Frederick Keys starting pitcher Bobby Bundy continues to pitch well as a pro player. A rising prospect in the organization, Bundy was an eighth round selection in the 2008 MLB Draft. He was the 14th ranked prospect in the Baltimore Orioles organization according to Baseball America going into the 2011 season. Due to the call up of top pitching prospect Zach Britton he has risen slightly.
Bundy started his pro career with the Gulf Coast League Orioles but only pitched two innings that season. The 21-year-old played his first full season in 2009 with Bluefield of the Appalachian League and posted a record of 2-7 with a 5.10 ERA in 12 starts.
The 2010 season brought the success that many knew of Bundy as he posted a record of 4-6 but an ERA of 3.65 in 18 starts. The below .500 record was not an indication on how he pitched and was a lot more successful.
Bundy is building off the success of 2010 with an even better 2011 as he currently has a record of 4-3 with an ERA of 2.42 in eight starts. The right-hander believes in not being too fancy and just going out there to keep his team in the game.
"I am just really trying to make my pitch at the right times," Bundy said. "I just try to pitch to contact, get ground balls and just let my defense do the work. There have been times where I did not really have all my pitches but I just try to battle through it and just let my defense do the work."
The main pitches Bundy throws are a changeup, sinker; cutter which he recently developed and a curve ball that breaks well and can freeze hitters.
The Oklahoma native considers the curveball his out pitch and uses it in situations when he needs to get a big out.
"When I am real comfortable with it I use it a lot," Bundy said. "I feel it's a really good out pitch. I go to it on a 0-2 pitch, 1-2 pitch and I feel like I am getting more comfortable with it as I go on."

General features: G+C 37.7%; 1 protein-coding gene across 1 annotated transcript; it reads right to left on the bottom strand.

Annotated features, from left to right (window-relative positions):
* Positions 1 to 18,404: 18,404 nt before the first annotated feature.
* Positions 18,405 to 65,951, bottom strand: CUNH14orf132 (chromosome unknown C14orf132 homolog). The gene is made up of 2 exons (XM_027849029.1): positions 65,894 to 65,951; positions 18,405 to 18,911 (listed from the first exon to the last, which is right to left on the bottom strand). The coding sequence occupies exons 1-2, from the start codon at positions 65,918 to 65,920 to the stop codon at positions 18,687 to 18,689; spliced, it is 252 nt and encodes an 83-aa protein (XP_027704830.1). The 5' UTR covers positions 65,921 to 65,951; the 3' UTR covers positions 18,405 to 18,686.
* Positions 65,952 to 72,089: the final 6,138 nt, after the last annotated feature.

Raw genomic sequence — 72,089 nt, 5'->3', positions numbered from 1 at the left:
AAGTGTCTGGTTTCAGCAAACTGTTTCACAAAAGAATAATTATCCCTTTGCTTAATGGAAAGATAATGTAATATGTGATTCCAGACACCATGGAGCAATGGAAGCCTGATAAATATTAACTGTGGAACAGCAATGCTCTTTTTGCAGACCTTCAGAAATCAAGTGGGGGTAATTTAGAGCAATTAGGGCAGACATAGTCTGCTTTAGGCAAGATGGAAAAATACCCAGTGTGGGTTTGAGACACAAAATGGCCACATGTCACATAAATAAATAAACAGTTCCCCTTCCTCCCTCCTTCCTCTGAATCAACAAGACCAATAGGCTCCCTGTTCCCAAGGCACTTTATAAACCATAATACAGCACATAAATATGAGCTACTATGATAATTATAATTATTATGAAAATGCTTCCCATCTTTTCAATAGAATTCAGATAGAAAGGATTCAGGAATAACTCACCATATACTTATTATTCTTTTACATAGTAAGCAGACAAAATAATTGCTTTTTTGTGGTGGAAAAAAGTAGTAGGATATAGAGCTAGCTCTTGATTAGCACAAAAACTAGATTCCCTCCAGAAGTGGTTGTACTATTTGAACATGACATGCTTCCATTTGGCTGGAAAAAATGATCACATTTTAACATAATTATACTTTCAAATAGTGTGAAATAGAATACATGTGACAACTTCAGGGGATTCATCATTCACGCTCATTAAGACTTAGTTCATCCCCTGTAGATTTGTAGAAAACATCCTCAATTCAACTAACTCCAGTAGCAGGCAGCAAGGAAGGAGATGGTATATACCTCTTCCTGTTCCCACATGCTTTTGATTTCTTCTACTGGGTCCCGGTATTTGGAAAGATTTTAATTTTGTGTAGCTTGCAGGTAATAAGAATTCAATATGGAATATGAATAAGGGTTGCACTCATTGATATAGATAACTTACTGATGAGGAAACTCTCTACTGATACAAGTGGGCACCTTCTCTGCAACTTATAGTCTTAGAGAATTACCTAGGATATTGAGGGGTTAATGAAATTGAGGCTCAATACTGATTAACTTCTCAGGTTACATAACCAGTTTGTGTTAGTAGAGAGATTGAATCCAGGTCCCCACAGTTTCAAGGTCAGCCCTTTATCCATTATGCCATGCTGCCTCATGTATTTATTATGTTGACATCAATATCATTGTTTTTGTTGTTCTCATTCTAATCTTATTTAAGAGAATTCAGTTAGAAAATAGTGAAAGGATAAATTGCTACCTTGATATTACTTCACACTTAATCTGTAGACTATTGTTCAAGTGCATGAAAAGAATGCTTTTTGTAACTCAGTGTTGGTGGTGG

Bundy had his ups and downs with his curve ball. He was not getting the feel of it all the time, but with the development of his cutter he said things have changed and has had more success with it. He provides a prospective on why his curveball developed with the cutter.
"I think overall it gives me a better feel for the baseball just get to know with your hands, fingers and the dip of your arm doing. It might give me a little bit more feel."
The curve ball is important to Bundy because he feels he can use it in any pitch. When the feel of the breaking ball isn't there he has to make adjustments to how he pitches so teams don't rock him.
"I just have to bear down and make sure the ball is in the bottom half of the zone. Let the hitters hit ground balls and not try to look too much into it and get them selves out."
Blaine Beatty has been a big influence. The pitching coach has helped develop his game in numerous ways as a pitcher.
"He really just helps me stay within myself keeping everything in line towards the plate," Bundy said. "I have a tendency to pull off on some of my pitches. He is just always on top of me in line to home plate and he is just a good person to have by my side when I am doing the bullpens. He just has a good opinion about things."